Tuesday, November 12, 2013

[Urbis] Building the Cold Frontier

One of the campaigns is involved in seems to be nearing its end, so I've been musing on what we could play next. Here is a pitch for a campaign idea I came up with for my Urbis setting:
The small continent of Nardhome is far to the northwest of the gleaming domains of the Flannish city-states. Settlements of native humans dot the rich coastal fishing grounds, but they refuse to go deep into the interior, believing it to be a cursed place of cold, death, hunger, and madness. The now-savage descendants of earlier Flannish settlers have no such taboos, but many of their tribes show signs of madness or inbreeding.
Yet the continent remains rich in resources - ores, furs, and strange substances found beneath its surface which the alchemists and industrialists of the Flannish Cities are willing to pay high prices for. Thus, the Dartmouth-based Far Shores Trading Company has decided to get into the action by opening a new trade depot on the southern shore, on the ruins of an old native settlement which has been abandoned for reasons unknown.
Your mission, should you choose to accept it, is to explore the surrounding wilderness and find valuable resources to exploit - and if you impress the board of the Company, they might be willing to sponsor an entire colony in order to extract the wealth of the region in earnest. With you as the colonial administrators of this region, this Cold Frontier.
Basically, this is a variant on the sandbox-style campaigning found in Paizo's Kingmaker Adventure Path - first the PCs explore a wilderness region and deal with its dangers, and then they actually attempt to colonize this region by building towns, streets, infrastructure and military forces to deal with its dangers. While I wouldn't use Pathfinder as the base rule system (I prefer GURPS), I would adopt much of the Pathfinder Exploration Rules for the hexcrawling and the Pathfinder Kingdom Building Rules for developing the colony itself.

I'm not sure if I am actually going to run this campaign, but it's worth developing some thoughts into it nonetheless. Here are some initial ideas:

  • The Far Shores Trading Company - the sponsor of first the expedition and then the colony - is largely based on the British East India Company, and thus a rather dodgy employer. Like their counterparts they are smuggling opium into the Far East - the Tsan Empire, in this case - but their home base of Dartmouth is far weaker than the British Empire, while the Tsan Empire is far stronger than the declining Chinese Empire. At one point in the campaign, a Tsan war fleet will show up near Dartmouth and demand reparations for the opium smuggling. Thanks to their contacts, the board members of the Company have plenty of advance warning to smuggle much of their wealth elsewhere - including to the Cold Frontier colony. Thus, the PCs will notice all sorts of rich Company members to show up in their town with a lot of money while trying to assure themselves that the PCs are still loyal to the Company. Once the excrements hit the fan, the PCs must decide where their loyalties lie - with the remnants of the Company with their wealth and dubious contacts, with the city-state of Dartmouth which can ensure regular supply runs but will likely demand higher taxes so that they can pay for the reparations to the Tsan Empire, or with themselves, in which case they need figure out how to make the colony survive on its own this far away from the rest of civilization.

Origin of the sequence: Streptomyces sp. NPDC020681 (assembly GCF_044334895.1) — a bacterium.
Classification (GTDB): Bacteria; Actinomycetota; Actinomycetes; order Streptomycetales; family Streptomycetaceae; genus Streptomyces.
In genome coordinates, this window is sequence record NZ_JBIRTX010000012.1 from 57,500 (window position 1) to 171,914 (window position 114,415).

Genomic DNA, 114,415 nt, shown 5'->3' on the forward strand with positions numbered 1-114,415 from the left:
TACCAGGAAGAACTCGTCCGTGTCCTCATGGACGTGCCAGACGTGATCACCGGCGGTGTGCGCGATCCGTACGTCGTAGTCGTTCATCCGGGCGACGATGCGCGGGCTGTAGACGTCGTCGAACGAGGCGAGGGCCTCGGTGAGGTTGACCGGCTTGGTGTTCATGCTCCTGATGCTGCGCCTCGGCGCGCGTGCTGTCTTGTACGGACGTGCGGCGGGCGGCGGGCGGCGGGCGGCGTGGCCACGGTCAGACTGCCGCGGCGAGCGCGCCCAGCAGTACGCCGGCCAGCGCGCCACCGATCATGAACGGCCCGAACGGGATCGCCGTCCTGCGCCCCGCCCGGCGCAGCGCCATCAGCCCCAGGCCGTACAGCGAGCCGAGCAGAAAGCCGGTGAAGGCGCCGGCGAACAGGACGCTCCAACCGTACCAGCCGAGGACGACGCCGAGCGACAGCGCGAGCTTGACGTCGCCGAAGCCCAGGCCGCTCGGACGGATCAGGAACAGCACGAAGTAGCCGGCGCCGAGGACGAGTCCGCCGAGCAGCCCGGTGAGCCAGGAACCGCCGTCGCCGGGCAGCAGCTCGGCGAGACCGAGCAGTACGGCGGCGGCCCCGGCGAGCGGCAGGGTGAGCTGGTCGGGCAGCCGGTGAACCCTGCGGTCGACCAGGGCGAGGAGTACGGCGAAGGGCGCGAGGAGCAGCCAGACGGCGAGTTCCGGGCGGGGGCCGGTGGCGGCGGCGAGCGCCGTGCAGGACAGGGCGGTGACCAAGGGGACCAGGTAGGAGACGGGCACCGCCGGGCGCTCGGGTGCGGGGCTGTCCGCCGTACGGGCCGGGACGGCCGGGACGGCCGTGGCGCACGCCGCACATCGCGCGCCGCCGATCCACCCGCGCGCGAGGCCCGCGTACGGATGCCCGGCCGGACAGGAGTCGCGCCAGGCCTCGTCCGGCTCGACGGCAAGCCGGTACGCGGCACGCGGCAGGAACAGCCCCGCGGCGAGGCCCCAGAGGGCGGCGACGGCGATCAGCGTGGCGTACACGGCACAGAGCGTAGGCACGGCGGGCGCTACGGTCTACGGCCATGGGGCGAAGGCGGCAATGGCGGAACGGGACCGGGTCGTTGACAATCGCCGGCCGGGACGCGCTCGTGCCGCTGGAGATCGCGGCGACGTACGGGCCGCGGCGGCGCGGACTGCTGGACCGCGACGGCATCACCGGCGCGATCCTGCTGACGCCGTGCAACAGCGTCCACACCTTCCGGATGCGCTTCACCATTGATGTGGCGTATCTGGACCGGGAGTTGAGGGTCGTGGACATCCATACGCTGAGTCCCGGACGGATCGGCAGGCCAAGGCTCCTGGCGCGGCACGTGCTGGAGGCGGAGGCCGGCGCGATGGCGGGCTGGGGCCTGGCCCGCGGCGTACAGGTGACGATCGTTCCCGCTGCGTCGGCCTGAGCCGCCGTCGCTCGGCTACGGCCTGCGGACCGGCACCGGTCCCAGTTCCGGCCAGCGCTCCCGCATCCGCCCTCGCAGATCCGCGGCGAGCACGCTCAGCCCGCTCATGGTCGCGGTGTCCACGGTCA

• The native humans largely hug the coastline because of cultural taboos so that the PCs have much room to expand inwards instead of repeating the displacement of the native Americans in our own history. Sure, they control fertile fishing grounds, but the PCs can easily come to peaceful trade agreements if they approach their neighbors right. Their culture is based on those of the Inuit and the natives of the Pacific Northwest.
  • Conversely, the inland tribes are the savage descendants of settlers from the Flannish and Norfjell regions (think Western and Northern Europeans) who lost contact with their homelands 250 years ago when those homelands were ravaged by wars. Their cultures and ways will have some faint resemblances to the homes of the PCs, but are often twisted into something unrecognizable, and many tribes suffer from madness and inbreeding. They are a great place to use all those Lovecraftian tropes about "degenerate hill people" while avoiding certain Unfortunate Implications. Individual tribes might be friends or enemies of the PCs.
  • The terrain of the campaign area will be inspired by all those regions around our own Arctic Circle - Alaska, Northern Canada, Siberia, and Iceland (there should definitely be a volcano or two!). Rugged mountains, vast marshes, never-ending tundra, all that good stuff.
  • For aesthetic reasons, I'd rather avoid the standard Pathfinder non-human races except as colonists, and likewise most of the recognizable Pathfinder creatures derived from European or Asian folklore - those are more commonly found on the main continent, or the Known Lands. Creatures from North American legend are best, though other fairly obscure creatures will work as well. Nardholm and the Cold Frontier should feel like an alien place to players familiar with D&D canon, and the deeper into the continent they get, the more alien it should feel.
So these are my first thoughts. What are yours?

Note: A list of all Urbis-related posts - including all further posts related to the Cold Frontier - can be found here.